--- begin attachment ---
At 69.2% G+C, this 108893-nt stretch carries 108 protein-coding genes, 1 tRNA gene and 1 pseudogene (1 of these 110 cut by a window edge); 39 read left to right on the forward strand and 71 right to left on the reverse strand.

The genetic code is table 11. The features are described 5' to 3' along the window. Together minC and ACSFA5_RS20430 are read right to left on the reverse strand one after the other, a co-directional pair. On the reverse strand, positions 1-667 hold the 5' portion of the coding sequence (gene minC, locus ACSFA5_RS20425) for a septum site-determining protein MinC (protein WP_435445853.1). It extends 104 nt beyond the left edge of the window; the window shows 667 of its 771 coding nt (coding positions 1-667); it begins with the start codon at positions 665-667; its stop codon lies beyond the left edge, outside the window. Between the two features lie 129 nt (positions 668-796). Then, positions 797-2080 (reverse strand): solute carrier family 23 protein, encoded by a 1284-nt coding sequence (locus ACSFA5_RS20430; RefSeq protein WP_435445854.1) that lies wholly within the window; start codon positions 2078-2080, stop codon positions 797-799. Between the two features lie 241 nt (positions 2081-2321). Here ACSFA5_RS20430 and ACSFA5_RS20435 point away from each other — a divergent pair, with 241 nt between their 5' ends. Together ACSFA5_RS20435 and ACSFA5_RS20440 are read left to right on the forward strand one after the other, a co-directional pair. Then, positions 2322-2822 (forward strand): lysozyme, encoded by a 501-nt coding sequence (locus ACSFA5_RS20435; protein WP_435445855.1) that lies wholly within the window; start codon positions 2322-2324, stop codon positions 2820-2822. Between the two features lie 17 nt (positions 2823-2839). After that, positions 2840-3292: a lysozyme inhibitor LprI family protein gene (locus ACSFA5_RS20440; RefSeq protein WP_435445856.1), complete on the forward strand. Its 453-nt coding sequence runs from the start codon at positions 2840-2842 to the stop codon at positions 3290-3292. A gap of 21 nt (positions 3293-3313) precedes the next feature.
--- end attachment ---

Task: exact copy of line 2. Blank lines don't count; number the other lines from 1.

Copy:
The genetic code is table 11. The features are described 5' to 3' along the window. Together minC and ACSFA5_RS20430 are read right to left on the reverse strand one after the other, a co-directional pair. On the reverse strand, positions 1-667 hold the 5' portion of the coding sequence (gene minC, locus ACSFA5_RS20425) for a septum site-determining protein MinC (protein WP_435445853.1). It extends 104 nt beyond the left edge of the window; the window shows 667 of its 771 coding nt (coding positions 1-667); it begins with the start codon at positions 665-667; its stop codon lies beyond the left edge, outside the window. Between the two features lie 129 nt (positions 668-796). Then, positions 797-2080 (reverse strand): solute carrier family 23 protein, encoded by a 1284-nt coding sequence (locus ACSFA5_RS20430; RefSeq protein WP_435445854.1) that lies wholly within the window; start codon positions 2078-2080, stop codon positions 797-799. Between the two features lie 241 nt (positions 2081-2321). Here ACSFA5_RS20430 and ACSFA5_RS20435 point away from each other — a divergent pair, with 241 nt between their 5' ends. Together ACSFA5_RS20435 and ACSFA5_RS20440 are read left to right on the forward strand one after the other, a co-directional pair. Then, positions 2322-2822 (forward strand): lysozyme, encoded by a 501-nt coding sequence (locus ACSFA5_RS20435; protein WP_435445855.1) that lies wholly within the window; start codon positions 2322-2324, stop codon positions 2820-2822. Between the two features lie 17 nt (positions 2823-2839). After that, positions 2840-3292: a lysozyme inhibitor LprI family protein gene (locus ACSFA5_RS20440; RefSeq protein WP_435445856.1), complete on the forward strand. Its 453-nt coding sequence runs from the start codon at positions 2840-2842 to the stop codon at positions 3290-3292. A gap of 21 nt (positions 3293-3313) precedes the next feature.